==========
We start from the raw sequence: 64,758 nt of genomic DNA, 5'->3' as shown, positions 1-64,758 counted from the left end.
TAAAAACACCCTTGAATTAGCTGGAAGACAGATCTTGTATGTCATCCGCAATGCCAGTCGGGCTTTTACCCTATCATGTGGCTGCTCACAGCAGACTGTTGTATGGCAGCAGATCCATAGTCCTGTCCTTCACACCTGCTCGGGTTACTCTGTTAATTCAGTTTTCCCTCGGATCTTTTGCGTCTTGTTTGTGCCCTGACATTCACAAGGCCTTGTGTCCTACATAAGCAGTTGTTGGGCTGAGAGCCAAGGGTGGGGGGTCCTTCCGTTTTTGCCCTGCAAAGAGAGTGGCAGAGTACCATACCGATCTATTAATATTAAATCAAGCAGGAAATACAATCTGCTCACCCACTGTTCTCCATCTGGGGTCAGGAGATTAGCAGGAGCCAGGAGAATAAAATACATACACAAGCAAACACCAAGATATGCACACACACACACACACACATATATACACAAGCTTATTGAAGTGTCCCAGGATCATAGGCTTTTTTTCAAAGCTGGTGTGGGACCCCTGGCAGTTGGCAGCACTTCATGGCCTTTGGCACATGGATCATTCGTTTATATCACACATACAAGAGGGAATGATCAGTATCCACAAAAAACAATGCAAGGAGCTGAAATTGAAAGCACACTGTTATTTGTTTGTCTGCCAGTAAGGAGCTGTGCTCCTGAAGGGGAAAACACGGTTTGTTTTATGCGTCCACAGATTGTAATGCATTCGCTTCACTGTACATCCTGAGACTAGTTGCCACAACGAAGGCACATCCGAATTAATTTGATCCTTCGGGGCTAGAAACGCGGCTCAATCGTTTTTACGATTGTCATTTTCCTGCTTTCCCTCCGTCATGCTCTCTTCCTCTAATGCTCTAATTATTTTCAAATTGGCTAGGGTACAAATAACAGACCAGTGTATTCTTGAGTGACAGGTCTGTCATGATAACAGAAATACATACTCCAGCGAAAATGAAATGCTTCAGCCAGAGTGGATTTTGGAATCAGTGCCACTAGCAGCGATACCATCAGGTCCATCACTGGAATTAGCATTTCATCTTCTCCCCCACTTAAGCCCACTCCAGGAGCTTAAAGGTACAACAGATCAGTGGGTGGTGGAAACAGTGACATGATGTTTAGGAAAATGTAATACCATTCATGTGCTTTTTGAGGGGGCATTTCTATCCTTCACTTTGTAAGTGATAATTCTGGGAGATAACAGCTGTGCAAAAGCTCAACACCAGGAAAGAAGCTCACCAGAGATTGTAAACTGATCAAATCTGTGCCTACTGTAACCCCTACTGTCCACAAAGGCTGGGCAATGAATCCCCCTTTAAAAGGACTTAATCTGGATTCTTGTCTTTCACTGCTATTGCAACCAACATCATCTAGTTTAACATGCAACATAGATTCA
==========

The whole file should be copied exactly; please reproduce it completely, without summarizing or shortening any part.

We start from the raw sequence: 64,758 nt of genomic DNA, 5'->3' as shown, positions 1-64,758 counted from the left end.
TAAAAACACCCTTGAATTAGCTGGAAGACAGATCTTGTATGTCATCCGCAATGCCAGTCGGGCTTTTACCCTATCATGTGGCTGCTCACAGCAGACTGTTGTATGGCAGCAGATCCATAGTCCTGTCCTTCACACCTGCTCGGGTTACTCTGTTAATTCAGTTTTCCCTCGGATCTTTTGCGTCTTGTTTGTGCCCTGACATTCACAAGGCCTTGTGTCCTACATAAGCAGTTGTTGGGCTGAGAGCCAAGGGTGGGGGGTCCTTCCGTTTTTGCCCTGCAAAGAGAGTGGCAGAGTACCATACCGATCTATTAATATTAAATCAAGCAGGAAATACAATCTGCTCACCCACTGTTCTCCATCTGGGGTCAGGAGATTAGCAGGAGCCAGGAGAATAAAATACATACACAAGCAAACACCAAGATATGCACACACACACACACACACATATATACACAAGCTTATTGAAGTGTCCCAGGATCATAGGCTTTTTTTCAAAGCTGGTGTGGGACCCCTGGCAGTTGGCAGCACTTCATGGCCTTTGGCACATGGATCATTCGTTTATATCACACATACAAGAGGGAATGATCAGTATCCACAAAAAACAATGCAAGGAGCTGAAATTGAAAGCACACTGTTATTTGTTTGTCTGCCAGTAAGGAGCTGTGCTCCTGAAGGGGAAAACACGGTTTGTTTTATGCGTCCACAGATTGTAATGCATTCGCTTCACTGTACATCCTGAGACTAGTTGCCACAACGAAGGCACATCCGAATTAATTTGATCCTTCGGGGCTAGAAACGCGGCTCAATCGTTTTTACGATTGTCATTTTCCTGCTTTCCCTCCGTCATGCTCTCTTCCTCTAATGCTCTAATTATTTTCAAATTGGCTAGGGTACAAATAACAGACCAGTGTATTCTTGAGTGACAGGTCTGTCATGATAACAGAAATACATACTCCAGCGAAAATGAAATGCTTCAGCCAGAGTGGATTTTGGAATCAGTGCCACTAGCAGCGATACCATCAGGTCCATCACTGGAATTAGCATTTCATCTTCTCCCCCACTTAAGCCCACTCCAGGAGCTTAAAGGTACAACAGATCAGTGGGTGGTGGAAACAGTGACATGATGTTTAGGAAAATGTAATACCATTCATGTGCTTTTTGAGGGGGCATTTCTATCCTTCACTTTGTAAGTGATAATTCTGGGAGATAACAGCTGTGCAAAAGCTCAACACCAGGAAAGAAGCTCACCAGAGATTGTAAACTGATCAAATCTGTGCCTACTGTAACCCCTACTGTCCACAAAGGCTGGGCAATGAATCCCCCTTTAAAAGGACTTAATCTGGATTCTTGTCTTTCACTGCTATTGCAACCAACATCATCTAGTTTAACATGCAACATAGATTCA